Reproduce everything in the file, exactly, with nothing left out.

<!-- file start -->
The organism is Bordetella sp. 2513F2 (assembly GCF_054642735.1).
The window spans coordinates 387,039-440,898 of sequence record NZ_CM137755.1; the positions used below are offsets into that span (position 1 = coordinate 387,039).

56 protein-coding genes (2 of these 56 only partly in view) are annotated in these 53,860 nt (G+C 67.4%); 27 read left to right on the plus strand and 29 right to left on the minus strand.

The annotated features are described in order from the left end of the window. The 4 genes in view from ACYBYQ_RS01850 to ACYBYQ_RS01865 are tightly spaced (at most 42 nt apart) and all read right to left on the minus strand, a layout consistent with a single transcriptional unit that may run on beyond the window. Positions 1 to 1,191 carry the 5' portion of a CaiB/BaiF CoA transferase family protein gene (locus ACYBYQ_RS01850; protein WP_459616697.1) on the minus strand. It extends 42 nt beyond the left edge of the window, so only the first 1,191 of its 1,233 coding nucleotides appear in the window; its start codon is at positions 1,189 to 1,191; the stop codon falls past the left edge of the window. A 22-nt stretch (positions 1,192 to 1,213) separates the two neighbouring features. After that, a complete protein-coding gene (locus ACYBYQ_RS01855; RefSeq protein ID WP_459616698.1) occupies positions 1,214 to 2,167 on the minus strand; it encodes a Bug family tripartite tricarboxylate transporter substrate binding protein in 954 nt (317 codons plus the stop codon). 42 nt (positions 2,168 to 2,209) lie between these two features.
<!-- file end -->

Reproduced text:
The organism is Bordetella sp. 2513F2 (assembly GCF_054642735.1).
The window spans coordinates 387,039-440,898 of sequence record NZ_CM137755.1; the positions used below are offsets into that span (position 1 = coordinate 387,039).

56 protein-coding genes (2 of these 56 only partly in view) are annotated in these 53,860 nt (G+C 67.4%); 27 read left to right on the plus strand and 29 right to left on the minus strand.

The annotated features are described in order from the left end of the window. The 4 genes in view from ACYBYQ_RS01850 to ACYBYQ_RS01865 are tightly spaced (at most 42 nt apart) and all read right to left on the minus strand, a layout consistent with a single transcriptional unit that may run on beyond the window. Positions 1 to 1,191 carry the 5' portion of a CaiB/BaiF CoA transferase family protein gene (locus ACYBYQ_RS01850; protein WP_459616697.1) on the minus strand. It extends 42 nt beyond the left edge of the window, so only the first 1,191 of its 1,233 coding nucleotides appear in the window; its start codon is at positions 1,189 to 1,191; the stop codon falls past the left edge of the window. A 22-nt stretch (positions 1,192 to 1,213) separates the two neighbouring features. After that, a complete protein-coding gene (locus ACYBYQ_RS01855; RefSeq protein ID WP_459616698.1) occupies positions 1,214 to 2,167 on the minus strand; it encodes a Bug family tripartite tricarboxylate transporter substrate binding protein in 954 nt (317 codons plus the stop codon). 42 nt (positions 2,168 to 2,209) lie between these two features.